Nazi Leader Guilty In Swatting Calls Against Journalists

Just in from the Justice Department:

A former leader of the white supremacist group Atomwaffen Division pleaded guilty today to charges related to his role in a conspiracy that conducted multiple swatting events targeting journalists, a Virginia university, a historic Virginia church, and a former cabinet official.

According to court documents, John Cameron Denton, 26, of Montgomery, Texas, is a former leader of the Atomwaffen Division in Texas. From October 2018 to at least April 2019, Denton and several others conspired together to conduct “swatting” calls.

Swatting is a harassment tactic that involves deceiving dispatchers into believing that a person or persons are in imminent danger of death or bodily harm and causing the dispatchers to send police and emergency services to an unwitting third party’s address.

According to court documents, Denton participated in a conspiracy that conducted three swatting calls that occurred here in the Eastern District of Virginia: a former Cabinet official living in Northern Virginia on Jan. 27, 2019; Old Dominion University on Nov. 29 and Dec. 4, 2018; and Alfred Street Baptist Church on Nov. 3, 2018.

Additionally, Denton chose at least two targets to “swat”: the New York City office of ProPublica, a non-profit newsroom that produces investigative journalism; and an investigative journalist that produced materials for ProPublica.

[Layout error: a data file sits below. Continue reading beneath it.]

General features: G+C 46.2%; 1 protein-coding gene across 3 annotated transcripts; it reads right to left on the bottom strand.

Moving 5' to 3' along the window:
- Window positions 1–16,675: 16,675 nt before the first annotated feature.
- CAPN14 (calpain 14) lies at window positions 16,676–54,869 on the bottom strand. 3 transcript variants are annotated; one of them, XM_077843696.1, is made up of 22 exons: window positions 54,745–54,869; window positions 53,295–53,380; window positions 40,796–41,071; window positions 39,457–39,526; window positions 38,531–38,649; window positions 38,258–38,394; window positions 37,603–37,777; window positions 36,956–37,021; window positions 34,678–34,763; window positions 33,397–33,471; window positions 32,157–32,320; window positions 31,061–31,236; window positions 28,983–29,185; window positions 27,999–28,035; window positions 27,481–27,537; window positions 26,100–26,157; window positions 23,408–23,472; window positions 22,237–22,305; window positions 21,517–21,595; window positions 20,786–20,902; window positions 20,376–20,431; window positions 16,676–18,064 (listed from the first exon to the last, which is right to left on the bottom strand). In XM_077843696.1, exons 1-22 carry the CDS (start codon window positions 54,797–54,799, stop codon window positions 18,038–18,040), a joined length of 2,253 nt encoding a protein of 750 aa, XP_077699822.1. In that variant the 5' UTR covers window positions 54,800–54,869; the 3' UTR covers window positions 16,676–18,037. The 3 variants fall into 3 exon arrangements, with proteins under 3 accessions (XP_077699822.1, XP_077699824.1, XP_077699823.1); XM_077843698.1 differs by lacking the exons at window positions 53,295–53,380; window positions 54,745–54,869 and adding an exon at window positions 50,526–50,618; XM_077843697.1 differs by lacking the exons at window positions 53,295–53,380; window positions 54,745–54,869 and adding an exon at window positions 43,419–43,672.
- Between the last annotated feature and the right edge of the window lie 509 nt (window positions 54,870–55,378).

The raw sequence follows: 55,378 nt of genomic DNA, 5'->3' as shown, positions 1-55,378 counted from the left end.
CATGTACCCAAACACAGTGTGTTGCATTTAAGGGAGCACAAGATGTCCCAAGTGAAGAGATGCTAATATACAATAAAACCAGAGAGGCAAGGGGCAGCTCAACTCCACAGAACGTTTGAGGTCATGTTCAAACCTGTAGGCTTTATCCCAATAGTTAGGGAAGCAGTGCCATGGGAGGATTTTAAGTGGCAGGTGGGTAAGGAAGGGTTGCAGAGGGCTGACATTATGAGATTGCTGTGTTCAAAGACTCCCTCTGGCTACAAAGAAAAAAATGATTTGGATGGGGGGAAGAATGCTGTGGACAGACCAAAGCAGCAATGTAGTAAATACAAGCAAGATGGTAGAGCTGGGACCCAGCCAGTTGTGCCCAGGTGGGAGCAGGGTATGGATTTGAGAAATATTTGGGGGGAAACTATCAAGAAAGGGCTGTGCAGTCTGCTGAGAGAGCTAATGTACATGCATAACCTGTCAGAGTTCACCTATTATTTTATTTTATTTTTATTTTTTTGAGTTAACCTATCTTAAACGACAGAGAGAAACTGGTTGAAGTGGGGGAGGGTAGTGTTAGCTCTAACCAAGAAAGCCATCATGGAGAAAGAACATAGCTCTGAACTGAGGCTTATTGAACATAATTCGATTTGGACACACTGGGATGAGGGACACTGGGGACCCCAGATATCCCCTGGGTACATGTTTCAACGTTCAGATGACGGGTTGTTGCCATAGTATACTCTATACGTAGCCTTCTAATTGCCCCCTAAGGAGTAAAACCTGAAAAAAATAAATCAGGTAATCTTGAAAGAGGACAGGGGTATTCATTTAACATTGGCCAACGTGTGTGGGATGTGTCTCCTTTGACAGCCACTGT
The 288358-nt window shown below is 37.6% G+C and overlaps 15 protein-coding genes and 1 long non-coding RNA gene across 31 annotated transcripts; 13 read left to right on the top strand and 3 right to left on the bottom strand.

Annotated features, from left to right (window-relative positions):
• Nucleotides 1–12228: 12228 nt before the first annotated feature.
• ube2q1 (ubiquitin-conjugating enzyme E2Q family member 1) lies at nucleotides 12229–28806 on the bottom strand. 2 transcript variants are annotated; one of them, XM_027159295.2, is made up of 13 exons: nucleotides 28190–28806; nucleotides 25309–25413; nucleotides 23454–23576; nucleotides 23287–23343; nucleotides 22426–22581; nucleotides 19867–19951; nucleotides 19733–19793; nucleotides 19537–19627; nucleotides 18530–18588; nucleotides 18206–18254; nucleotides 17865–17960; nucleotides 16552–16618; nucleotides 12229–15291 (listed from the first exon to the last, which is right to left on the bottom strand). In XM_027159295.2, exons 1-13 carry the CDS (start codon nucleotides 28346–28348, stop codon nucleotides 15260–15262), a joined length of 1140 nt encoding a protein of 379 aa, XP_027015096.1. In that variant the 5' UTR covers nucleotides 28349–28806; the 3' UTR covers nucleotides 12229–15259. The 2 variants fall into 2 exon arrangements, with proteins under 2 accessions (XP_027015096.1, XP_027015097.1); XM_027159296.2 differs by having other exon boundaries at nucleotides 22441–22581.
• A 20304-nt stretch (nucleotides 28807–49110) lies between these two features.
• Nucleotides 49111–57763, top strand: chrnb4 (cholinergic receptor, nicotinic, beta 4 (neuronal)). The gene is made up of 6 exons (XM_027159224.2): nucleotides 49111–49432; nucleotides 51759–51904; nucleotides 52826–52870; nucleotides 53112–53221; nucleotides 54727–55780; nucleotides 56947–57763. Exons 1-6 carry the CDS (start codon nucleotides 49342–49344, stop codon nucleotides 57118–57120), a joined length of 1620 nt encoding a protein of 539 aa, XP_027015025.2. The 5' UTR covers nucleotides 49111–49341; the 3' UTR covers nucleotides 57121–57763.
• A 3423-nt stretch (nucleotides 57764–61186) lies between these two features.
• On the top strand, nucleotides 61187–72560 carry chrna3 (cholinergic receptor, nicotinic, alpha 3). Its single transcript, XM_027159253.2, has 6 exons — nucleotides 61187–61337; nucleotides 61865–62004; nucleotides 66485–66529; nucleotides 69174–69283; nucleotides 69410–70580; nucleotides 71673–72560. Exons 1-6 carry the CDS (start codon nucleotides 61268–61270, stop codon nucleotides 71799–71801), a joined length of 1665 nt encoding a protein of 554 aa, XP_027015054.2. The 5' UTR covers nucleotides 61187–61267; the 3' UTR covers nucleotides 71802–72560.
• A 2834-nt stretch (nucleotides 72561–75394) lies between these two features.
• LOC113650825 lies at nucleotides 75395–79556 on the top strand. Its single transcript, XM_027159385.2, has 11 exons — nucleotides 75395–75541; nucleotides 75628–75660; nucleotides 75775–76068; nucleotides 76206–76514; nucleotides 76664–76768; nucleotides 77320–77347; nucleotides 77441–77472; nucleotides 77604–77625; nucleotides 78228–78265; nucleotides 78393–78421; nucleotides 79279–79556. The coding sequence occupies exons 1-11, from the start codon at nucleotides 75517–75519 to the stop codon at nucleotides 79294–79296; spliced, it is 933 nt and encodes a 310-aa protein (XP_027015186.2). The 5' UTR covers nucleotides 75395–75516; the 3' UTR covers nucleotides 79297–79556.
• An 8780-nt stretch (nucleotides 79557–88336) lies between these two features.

Denton chose the two targets because he was furious with ProPublica and the investigative journalist for publishing his true identity and discussing his role in Atomwaffen Division.

The Washington Post reports:

They called the New York Police Department to ProPublica’s office in December 2018, according to the criminal complaint, claiming there was a pipe bomb, hostage and dead body inside. A dozen officers responded and cleared the floor in question; one employee was there and “visibly shaken,” according to the complaint.

Two months later, prosecutors say the group called police to ProPublica write A.C. Thompson’s home in California, claiming he was armed and had just killed his wife. He and his wife were briefly detained by police. According to the complaint, Denton confessed to his role in an interview with an undercover agent last month.

Four others were arrested with Denton in February and their cases have not yet concluded.